Former President Donald Trump waves to the members of the media on arrival at Palm Beach International Airport in West Palm Beach, Fla., Wednesday, Jan. 20, 2021. Credit: Manuel Balce Ceneta / AP

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Bill Lueders is editor of The Progressive magazine. This column was produced for the Progressive Media Project and distributed by Tribune News Service.

There are so many good reasons to side against Donald Trump during his second impeachment trial that it would be a shame to do so for a truly bad one: to keep the disgraced former president from ever again facing the nation’s voters.

“One of the other purposes of impeachment in this case is to make sure that President Trump is not able to run for federal office again, that he’s not able to seek the presidency,” Rep. Joaquin Castro, D-Texas, said during a recent television appearance.

Whether or not a two-thirds majority of the U.S. Senate votes to convict Trump, it could take a second, separate vote, decided by a simple majority vote, to bar him from holding any future federal office.

Or a majority in both houses could vote under Section 3 of the 14th Amendment to keep Trump from federal office for having “engaged in insurrection or rebellion against” the Constitution. (This section was last invoked in 1919 to block Victor Berger, a duly elected socialist from Wisconsin who opposed the U.S. entry into World War I, from taking his seat in Congress.)

But just because Democrats, who control both houses of Congress, have the power to end Trump’s future political ambitions doesn’t mean they should. Besides the inevitable legal challenges, it would feed the mindset of victimhood that Trump and his followers crave. Their arsenal of lies would be expanded to include claims that he would have won in a landslide, if only he had been allowed to run.

First of all, Donald Trump is not going to be elected to anything, ever again. He got trounced by Joe Biden in the last election, losing the popular vote by more than 7 million and the Electoral College vote by about the same margin that Trump won by in 2016. And that was before he incited a mob into a murderous rampage at the Capitol.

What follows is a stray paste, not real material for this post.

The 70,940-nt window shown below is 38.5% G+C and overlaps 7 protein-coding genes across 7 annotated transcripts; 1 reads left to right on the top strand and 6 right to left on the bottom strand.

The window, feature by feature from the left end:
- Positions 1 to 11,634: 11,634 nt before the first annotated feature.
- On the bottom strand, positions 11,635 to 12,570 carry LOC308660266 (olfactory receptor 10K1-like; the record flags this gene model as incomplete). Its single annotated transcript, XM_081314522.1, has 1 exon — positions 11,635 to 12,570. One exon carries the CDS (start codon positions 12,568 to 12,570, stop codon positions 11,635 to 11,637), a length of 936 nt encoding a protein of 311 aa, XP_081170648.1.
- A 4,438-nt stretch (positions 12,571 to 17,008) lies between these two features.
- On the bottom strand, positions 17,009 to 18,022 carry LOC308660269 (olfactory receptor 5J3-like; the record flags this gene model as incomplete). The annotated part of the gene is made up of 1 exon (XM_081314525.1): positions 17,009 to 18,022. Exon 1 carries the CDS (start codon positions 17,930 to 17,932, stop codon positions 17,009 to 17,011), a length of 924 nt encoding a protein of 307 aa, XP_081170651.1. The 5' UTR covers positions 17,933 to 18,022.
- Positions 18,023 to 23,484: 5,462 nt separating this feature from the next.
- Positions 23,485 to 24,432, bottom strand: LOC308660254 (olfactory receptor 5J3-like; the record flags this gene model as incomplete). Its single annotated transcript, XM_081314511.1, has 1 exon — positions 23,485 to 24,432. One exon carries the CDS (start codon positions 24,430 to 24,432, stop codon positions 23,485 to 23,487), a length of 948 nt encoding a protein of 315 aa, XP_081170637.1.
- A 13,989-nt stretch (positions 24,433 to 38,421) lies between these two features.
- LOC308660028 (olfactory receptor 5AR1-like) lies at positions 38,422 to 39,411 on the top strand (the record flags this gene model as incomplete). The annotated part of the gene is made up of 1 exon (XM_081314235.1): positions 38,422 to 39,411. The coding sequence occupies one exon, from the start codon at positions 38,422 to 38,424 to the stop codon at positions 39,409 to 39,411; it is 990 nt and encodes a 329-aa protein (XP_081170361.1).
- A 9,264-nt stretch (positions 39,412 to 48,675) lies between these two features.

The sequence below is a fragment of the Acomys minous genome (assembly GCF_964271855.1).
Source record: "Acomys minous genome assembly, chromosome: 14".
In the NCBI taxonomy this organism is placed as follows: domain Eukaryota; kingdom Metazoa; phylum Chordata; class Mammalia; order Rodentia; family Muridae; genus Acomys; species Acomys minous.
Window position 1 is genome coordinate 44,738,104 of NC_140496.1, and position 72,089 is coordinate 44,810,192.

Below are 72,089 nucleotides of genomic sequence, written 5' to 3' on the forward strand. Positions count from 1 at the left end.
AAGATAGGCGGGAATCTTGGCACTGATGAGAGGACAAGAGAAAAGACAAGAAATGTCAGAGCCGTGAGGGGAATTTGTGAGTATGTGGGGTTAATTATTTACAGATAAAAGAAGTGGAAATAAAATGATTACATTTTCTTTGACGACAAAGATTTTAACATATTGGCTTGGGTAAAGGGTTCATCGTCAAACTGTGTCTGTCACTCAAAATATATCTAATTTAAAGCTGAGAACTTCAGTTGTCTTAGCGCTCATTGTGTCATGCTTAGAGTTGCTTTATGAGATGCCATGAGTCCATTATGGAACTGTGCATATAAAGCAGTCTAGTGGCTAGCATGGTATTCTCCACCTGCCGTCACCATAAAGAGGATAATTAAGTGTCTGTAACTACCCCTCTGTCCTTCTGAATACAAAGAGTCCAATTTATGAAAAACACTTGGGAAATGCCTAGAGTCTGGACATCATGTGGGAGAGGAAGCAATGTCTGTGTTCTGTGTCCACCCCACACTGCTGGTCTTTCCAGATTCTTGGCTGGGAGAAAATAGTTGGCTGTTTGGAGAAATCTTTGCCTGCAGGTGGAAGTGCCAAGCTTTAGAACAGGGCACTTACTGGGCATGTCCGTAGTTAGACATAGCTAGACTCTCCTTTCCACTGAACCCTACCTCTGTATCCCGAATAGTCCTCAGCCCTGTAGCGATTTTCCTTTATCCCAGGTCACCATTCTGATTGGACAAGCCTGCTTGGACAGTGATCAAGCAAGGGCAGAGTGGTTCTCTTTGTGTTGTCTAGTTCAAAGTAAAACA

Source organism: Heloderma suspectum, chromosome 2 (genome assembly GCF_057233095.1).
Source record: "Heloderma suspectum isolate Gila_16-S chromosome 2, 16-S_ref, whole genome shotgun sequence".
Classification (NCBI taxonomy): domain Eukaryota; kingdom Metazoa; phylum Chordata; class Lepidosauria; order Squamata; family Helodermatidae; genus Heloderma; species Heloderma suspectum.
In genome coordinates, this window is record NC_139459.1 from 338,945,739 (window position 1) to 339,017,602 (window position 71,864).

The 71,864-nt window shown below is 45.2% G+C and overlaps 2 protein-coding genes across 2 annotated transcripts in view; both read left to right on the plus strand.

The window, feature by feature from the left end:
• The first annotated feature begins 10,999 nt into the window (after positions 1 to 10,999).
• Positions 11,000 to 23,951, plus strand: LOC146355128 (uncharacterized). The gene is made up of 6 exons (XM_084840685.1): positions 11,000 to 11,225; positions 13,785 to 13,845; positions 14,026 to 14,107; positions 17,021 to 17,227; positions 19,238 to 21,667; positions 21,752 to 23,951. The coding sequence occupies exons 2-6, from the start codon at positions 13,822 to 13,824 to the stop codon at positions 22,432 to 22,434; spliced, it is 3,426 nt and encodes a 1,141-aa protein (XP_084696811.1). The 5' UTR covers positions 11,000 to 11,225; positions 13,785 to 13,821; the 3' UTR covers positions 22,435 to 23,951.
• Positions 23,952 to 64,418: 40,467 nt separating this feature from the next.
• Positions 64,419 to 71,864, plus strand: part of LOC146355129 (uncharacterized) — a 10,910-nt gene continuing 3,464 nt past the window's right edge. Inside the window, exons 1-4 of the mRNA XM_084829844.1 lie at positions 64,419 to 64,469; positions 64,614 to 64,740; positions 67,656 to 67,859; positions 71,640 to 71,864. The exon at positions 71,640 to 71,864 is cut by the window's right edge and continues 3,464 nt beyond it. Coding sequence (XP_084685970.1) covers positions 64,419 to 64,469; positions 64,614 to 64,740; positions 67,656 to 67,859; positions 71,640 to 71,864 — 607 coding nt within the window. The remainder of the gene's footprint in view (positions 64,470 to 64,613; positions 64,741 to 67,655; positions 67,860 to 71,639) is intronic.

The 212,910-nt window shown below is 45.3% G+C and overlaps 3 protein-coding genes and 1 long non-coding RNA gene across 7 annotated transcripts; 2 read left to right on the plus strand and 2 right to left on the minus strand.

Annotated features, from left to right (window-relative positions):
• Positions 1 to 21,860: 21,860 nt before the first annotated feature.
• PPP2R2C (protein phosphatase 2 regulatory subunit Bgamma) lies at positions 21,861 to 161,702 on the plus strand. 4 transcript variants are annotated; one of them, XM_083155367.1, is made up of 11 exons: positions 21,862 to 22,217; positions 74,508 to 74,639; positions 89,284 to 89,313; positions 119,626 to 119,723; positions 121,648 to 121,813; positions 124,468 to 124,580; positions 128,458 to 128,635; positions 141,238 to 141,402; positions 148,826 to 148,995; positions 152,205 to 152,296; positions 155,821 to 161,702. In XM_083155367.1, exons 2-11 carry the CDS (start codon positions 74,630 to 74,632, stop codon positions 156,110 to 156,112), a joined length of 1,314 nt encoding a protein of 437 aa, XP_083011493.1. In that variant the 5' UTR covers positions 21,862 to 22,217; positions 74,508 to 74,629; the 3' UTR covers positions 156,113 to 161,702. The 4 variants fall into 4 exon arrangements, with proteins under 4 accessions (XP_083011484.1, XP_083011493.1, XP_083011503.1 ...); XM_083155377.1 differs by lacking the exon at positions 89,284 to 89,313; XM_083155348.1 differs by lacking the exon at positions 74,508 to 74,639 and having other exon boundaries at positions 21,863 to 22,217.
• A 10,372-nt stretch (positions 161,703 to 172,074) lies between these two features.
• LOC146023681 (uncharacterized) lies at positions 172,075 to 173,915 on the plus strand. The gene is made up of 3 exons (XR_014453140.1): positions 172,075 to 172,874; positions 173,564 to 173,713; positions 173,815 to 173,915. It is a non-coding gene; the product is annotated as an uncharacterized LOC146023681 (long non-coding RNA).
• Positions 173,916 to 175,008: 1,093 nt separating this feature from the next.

A poll taken just after this insurrection put Trump’s approval rating at 29 percent, an all-time low. That’s right: even after four years of incompetence, malfeasance, corruption and now active sedition, Trump is still seen favorably by between a quarter and a third of U.S. citizens. That’s horrifying, and a stain on our nation — but it’s not enough for Trump to win an election.

Mitch McConnell, the former Senate majority leader turned minority leader, is reportedly glad about Trump’s second impeachment, believing this will help to end his toxic impact.

The Republican Party cannot so easily avoid being the party of Trump. It was subservient to him throughout his presidency, and it shouldn’t be able to get rid of him now that he has tainted the party and proposed splitting it by starting his own.

There is no need to invoke rarely used constitutional clauses to keep Trump from running. A single felony conviction, from among the many criminal charges he is likely to face, will bring about the same result. Add in that Trump clearly no longer wants to be president — he stopped even pretending to do the job in his final months — and the logic of barring him from office collapses.

Let Trump run again. Let him answer to the will of the voters. If a majority of them reject him, again, it will be because he deserves to lose. If a majority of Americans still vote for Trump, then this nation deserves him. That is the essence of our democracy, the thing Trump tried so desperately to destroy.